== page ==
Panel Delays Spending Funds to Shut Hospital


A committee of state Senate and Assembly leaders voted Wednesday to delay spending nearly $12 million to close Camarillo State Hospital until a task force comes up with recommendations for future uses for the property.

The decision means that there is still a chance that the 60-year-old hospital will not close at the end of June 1997.

“I’ve got a big smile on my face,” said state Sen. Cathie Wright, the Simi Valley Republican whose district includes the 750-acre hospital grounds.

The conference committee of Assembly and Senate leaders approved the delay after brokering a deal with Gov. Pete Wilson, who vowed in January to close the hospital because of spiraling patient costs.


The $12 million will be set aside until a task force of mental health officials, hospital workers, patient relatives and other stakeholders considers proposals for the property.

Even though task force members have not yet been announced, the panel will be required to submit its report to Wilson and the Legislature by Nov. 1. The first meeting is tentatively scheduled July 12, Wright said.

“We’re trying to limit it to 20 people,” she said. “I want to ensure that it is equally balanced for people who want different uses for Camarillo State.”


Officials from the Cal State University system have already set their sights on the 85 mission-style buildings. University administrators have visited the hospital several times and said it would make an ideal campus.

Wright said she wants to keep Camarillo State open by bringing other users onto the campus to reduce overhead costs--a state agency, a nonprofit group or even a private-sector business.

The task force will be charged with looking at all potential options, not simply abandoning the hospital as proposed. That’s an important distinction from a statement last month by the governor that the task force would look at uses for the property once the hospital was closed, Wright said.

Wilson said he would take the recommendation of the citizen task force seriously when he considers what to do about Camarillo State, which costs almost $100 million a year to treat about 850 people.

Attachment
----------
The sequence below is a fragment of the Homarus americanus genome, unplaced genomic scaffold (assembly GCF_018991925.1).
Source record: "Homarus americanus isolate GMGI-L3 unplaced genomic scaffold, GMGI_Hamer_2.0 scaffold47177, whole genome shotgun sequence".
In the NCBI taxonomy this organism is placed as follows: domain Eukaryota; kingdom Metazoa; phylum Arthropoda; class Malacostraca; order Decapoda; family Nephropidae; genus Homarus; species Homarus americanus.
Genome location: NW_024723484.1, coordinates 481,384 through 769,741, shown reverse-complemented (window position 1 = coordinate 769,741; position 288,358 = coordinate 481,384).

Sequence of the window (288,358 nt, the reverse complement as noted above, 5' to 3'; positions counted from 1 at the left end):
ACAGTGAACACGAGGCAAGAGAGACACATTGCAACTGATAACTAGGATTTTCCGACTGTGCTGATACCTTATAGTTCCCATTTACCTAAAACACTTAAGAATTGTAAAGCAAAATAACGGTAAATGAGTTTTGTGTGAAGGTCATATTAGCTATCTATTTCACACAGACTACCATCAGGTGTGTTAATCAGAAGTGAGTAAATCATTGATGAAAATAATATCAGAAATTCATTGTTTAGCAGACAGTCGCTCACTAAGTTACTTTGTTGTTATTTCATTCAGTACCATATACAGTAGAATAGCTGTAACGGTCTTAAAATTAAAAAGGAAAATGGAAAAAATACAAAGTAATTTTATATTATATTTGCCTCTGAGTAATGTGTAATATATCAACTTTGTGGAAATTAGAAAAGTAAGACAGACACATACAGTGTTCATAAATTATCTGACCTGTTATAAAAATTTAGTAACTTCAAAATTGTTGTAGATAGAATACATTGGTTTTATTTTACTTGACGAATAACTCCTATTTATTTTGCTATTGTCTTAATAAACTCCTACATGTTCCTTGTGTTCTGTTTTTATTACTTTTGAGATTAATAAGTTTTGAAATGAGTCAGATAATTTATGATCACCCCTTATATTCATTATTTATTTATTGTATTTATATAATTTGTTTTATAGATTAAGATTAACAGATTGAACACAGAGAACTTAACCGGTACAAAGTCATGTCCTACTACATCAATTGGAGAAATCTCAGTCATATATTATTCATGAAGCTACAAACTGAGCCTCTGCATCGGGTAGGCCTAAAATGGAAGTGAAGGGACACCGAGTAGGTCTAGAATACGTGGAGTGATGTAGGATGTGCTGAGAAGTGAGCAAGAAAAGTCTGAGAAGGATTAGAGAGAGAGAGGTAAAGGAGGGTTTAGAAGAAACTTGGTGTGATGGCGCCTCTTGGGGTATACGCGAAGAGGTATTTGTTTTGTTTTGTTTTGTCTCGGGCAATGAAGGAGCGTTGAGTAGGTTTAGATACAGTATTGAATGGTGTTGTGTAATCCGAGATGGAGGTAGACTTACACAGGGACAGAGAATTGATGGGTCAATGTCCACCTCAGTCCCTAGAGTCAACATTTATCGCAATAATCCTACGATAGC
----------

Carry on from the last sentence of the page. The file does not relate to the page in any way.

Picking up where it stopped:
Ventura County would lose more than 1,500 jobs and an $80-million annual payroll if the hospital closes--an economic factor that prompted a number of local officials to lobby state lawmakers to keep the hospital open.

But officials at the California Department of Mental Health said Wednesday that they have already considered most options, and that none seems to make much economic sense.

“We studied it extensively before the decision was made by the governor to close the facility,” department spokeswoman Fran Coletti said. “But it was not economically feasible to maintain the facility.”

Specifically, the department proposed converting Camarillo State to a forensic hospital that would treat sexual predators and other mentally ill criminals.


But Coletti said those costs were too high for state prison officials.

“We looked at several different combinations of populations, but it would rely on the Department of Corrections,” she said. “It would be very expensive for them when compared to the annual cost of caring for an inmate in prison.”


John Chase of the Green Line Parents Group said Wednesday’s vote by the conference committee gives him hope that his developmentally disabled daughter will not have to move from Camarillo State.


“I think it’s encouraging,” he said. “We’ll watch very carefully.”

Chase backs a plan to keep the most severely retarded patients at Camarillo State. He has already requested that someone from the parents’ group be appointed to the task force to help make that happen.

“What we have lobbied for is that they maintain a facility there that would take care of the 100 or 150 patients who would be most adversely affected by the closure,” he said. “There’s room for that there.”

Hospital workers, meanwhile, have not given up on keeping Camarillo State open.


“To me, this vote says that the conference committee thinks there’s potential to keep the facility open,” said Brian Bowley, president of the local psychiatric technicians union. “Otherwise, they would just spend money now to go ahead and close it.”

Nonetheless, nearly 100 workers have already taken jobs at other state institutions, Bowley said.

“It would have been a lot higher if there was no hope for us at all.”